Critical pre-election labor report shows broad improvement

Oct. 19, 2012 at 3:24 PM
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WASHINGTON, Oct. 19 (UPI) -- Unemployment rates fell in 41 states and Washington, D.C., in September, the Labor Department said Friday in a report laden with election-year implications.

The Bureau of Labor Statistics' final state-by-state report before the Nov. 6 election said unemployment rose in six states and remained unchanged in three from the month before..

In a typical month, the report on state-by-state unemployment shows something of a balance between states with improving or worsening rates, with a handful of states where the rates are unchanged.

Overall,unemployment rates have fallen from a year earlier in 44 states and the District of Columbia, the report said.

Throughout the recovery from the deepest recession since the Great Depression, the national unemployment rate has fallen from a high of 10 percent in October 2009 to the current 7.8 percent. The national unemployment rate was 9 percent in September 2011.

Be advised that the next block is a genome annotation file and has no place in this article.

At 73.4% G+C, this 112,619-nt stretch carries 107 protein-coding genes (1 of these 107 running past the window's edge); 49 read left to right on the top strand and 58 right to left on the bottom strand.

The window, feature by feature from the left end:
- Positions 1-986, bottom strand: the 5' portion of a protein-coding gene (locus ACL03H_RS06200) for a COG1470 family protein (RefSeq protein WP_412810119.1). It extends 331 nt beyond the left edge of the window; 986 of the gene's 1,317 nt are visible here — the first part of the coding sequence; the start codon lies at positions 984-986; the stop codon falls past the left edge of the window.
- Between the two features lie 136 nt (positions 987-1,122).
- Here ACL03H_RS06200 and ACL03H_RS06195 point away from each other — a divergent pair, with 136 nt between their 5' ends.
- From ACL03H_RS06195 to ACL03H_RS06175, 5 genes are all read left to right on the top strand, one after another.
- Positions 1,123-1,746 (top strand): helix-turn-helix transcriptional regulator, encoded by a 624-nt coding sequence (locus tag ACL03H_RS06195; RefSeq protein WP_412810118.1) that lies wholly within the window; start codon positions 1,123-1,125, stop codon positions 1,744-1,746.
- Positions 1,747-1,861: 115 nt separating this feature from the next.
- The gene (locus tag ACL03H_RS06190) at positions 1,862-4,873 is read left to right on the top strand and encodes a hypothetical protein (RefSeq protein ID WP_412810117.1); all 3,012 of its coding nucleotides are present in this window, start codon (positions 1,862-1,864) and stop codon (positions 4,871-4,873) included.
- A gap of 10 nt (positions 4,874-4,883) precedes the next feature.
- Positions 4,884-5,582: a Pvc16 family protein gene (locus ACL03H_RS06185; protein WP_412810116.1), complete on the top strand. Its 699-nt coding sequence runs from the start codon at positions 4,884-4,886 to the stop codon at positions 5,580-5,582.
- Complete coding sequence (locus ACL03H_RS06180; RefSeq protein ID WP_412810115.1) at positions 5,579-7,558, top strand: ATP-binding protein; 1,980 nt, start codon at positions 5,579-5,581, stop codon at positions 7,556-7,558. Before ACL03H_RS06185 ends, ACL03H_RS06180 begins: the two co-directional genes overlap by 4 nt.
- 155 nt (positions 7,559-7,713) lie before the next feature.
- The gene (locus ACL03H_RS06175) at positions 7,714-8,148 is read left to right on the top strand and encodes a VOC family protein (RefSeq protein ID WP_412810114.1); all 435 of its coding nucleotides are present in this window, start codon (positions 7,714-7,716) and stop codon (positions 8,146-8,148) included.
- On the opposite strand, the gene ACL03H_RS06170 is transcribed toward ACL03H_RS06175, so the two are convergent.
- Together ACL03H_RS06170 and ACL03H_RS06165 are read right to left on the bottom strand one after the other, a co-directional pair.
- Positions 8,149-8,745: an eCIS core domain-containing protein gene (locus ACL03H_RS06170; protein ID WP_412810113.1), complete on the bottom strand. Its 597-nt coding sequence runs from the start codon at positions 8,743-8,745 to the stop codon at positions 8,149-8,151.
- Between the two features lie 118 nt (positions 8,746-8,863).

Pundits and politicians will be looking at unemployment rates in swing states for evidence that President Barack Obama's economic policies are working.

Some big states posted gains in employment. Texas added 21,000 jobs in September. Pennsylvania gained 17,800 jobs. The nation's capital added 14,200 jobs in September, more than Michigan, Ohio or Oregon, but those states added jobs, as well -- 13,000, 12,800 and 7,900, respectively.

Regionally, the West continued to post the highest unemployment rate at 9.1 percent -- with the electoral vote-rich state of California posting an unemployment rate of 10.2 percent, the third-highest in the country after Nevada (11.8 percent) and Rhode Island (10.5 percent).

The lowest state jobless rates were posted in the Midwest.

High rates were spread out around the country, perhaps a portentous issue for the president's re-election bid.

New Jersey posted the fourth-highest rate at 9.8 percent. North Carolina's rate is at 9.6 percent and Michigan's rate is at 9.3 percent.

In early October, former head of General Electric Jack Welch accused the Labor Department of rigging the national numbers to help Obama win re-election. Welch was broadly denounced for the comment, but stood his ground in an editorial article published in The Wall Street Journal, lashing at his critics for their "Soviet style" criticism.

National unemployment numbers are released the first Friday of every month. The last one before the Nov. 6 election will be issued Nov. 2.

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